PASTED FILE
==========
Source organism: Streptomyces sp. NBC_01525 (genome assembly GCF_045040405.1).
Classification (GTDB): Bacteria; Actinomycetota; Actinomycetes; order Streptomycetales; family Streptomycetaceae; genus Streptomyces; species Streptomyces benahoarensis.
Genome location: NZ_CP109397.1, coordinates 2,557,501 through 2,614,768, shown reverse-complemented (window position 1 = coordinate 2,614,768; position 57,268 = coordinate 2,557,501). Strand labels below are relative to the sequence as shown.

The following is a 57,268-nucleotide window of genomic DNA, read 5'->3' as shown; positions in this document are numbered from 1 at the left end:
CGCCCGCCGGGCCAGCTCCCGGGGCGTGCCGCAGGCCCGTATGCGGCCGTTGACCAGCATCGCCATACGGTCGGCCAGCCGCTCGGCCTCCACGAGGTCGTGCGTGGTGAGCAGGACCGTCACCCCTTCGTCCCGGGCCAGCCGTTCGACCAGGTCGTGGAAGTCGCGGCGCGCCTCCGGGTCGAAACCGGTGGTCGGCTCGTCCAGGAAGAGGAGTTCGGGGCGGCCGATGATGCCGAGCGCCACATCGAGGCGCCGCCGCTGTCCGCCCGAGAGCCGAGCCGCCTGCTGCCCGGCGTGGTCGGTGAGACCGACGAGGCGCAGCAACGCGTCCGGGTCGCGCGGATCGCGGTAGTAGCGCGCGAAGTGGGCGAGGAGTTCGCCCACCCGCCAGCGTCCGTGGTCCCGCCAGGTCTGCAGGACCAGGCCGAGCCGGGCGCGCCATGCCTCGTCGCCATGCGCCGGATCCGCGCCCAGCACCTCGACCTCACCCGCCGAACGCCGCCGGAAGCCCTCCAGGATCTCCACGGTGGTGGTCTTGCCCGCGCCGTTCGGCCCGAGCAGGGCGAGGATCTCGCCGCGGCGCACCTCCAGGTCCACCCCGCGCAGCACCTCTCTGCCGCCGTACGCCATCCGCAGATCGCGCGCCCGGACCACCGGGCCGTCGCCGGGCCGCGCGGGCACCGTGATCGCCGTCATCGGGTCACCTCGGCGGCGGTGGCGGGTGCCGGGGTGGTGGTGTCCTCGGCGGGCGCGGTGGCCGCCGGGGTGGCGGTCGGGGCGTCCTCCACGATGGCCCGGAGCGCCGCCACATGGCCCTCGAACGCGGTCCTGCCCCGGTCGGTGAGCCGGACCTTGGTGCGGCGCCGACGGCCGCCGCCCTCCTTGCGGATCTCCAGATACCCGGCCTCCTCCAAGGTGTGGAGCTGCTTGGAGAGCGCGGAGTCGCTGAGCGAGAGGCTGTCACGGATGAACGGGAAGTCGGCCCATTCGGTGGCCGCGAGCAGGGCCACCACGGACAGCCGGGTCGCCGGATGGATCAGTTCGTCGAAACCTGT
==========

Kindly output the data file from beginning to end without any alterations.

Source organism: Streptomyces sp. NBC_01525 (genome assembly GCF_045040405.1).
Classification (GTDB): Bacteria; Actinomycetota; Actinomycetes; order Streptomycetales; family Streptomycetaceae; genus Streptomyces; species Streptomyces benahoarensis.
Genome location: NZ_CP109397.1, coordinates 2,557,501 through 2,614,768, shown reverse-complemented (window position 1 = coordinate 2,614,768; position 57,268 = coordinate 2,557,501). Strand labels below are relative to the sequence as shown.

The following is a 57,268-nucleotide window of genomic DNA, read 5'->3' as shown; positions in this document are numbered from 1 at the left end:
CGCCCGCCGGGCCAGCTCCCGGGGCGTGCCGCAGGCCCGTATGCGGCCGTTGACCAGCATCGCCATACGGTCGGCCAGCCGCTCGGCCTCCACGAGGTCGTGCGTGGTGAGCAGGACCGTCACCCCTTCGTCCCGGGCCAGCCGTTCGACCAGGTCGTGGAAGTCGCGGCGCGCCTCCGGGTCGAAACCGGTGGTCGGCTCGTCCAGGAAGAGGAGTTCGGGGCGGCCGATGATGCCGAGCGCCACATCGAGGCGCCGCCGCTGTCCGCCCGAGAGCCGAGCCGCCTGCTGCCCGGCGTGGTCGGTGAGACCGACGAGGCGCAGCAACGCGTCCGGGTCGCGCGGATCGCGGTAGTAGCGCGCGAAGTGGGCGAGGAGTTCGCCCACCCGCCAGCGTCCGTGGTCCCGCCAGGTCTGCAGGACCAGGCCGAGCCGGGCGCGCCATGCCTCGTCGCCATGCGCCGGATCCGCGCCCAGCACCTCGACCTCACCCGCCGAACGCCGCCGGAAGCCCTCCAGGATCTCCACGGTGGTGGTCTTGCCCGCGCCGTTCGGCCCGAGCAGGGCGAGGATCTCGCCGCGGCGCACCTCCAGGTCCACCCCGCGCAGCACCTCTCTGCCGCCGTACGCCATCCGCAGATCGCGCGCCCGGACCACCGGGCCGTCGCCGGGCCGCGCGGGCACCGTGATCGCCGTCATCGGGTCACCTCGGCGGCGGTGGCGGGTGCCGGGGTGGTGGTGTCCTCGGCGGGCGCGGTGGCCGCCGGGGTGGCGGTCGGGGCGTCCTCCACGATGGCCCGGAGCGCCGCCACATGGCCCTCGAACGCGGTCCTGCCCCGGTCGGTGAGCCGGACCTTGGTGCGGCGCCGACGGCCGCCGCCCTCCTTGCGGATCTCCAGATACCCGGCCTCCTCCAAGGTGTGGAGCTGCTTGGAGAGCGCGGAGTCGCTGAGCGAGAGGCTGTCACGGATGAACGGGAAGTCGGCCCATTCGGTGGCCGCGAGCAGGGCCACCACGGACAGCCGGGTCGCCGGATGGATCAGTTCGTCGAAACCTGT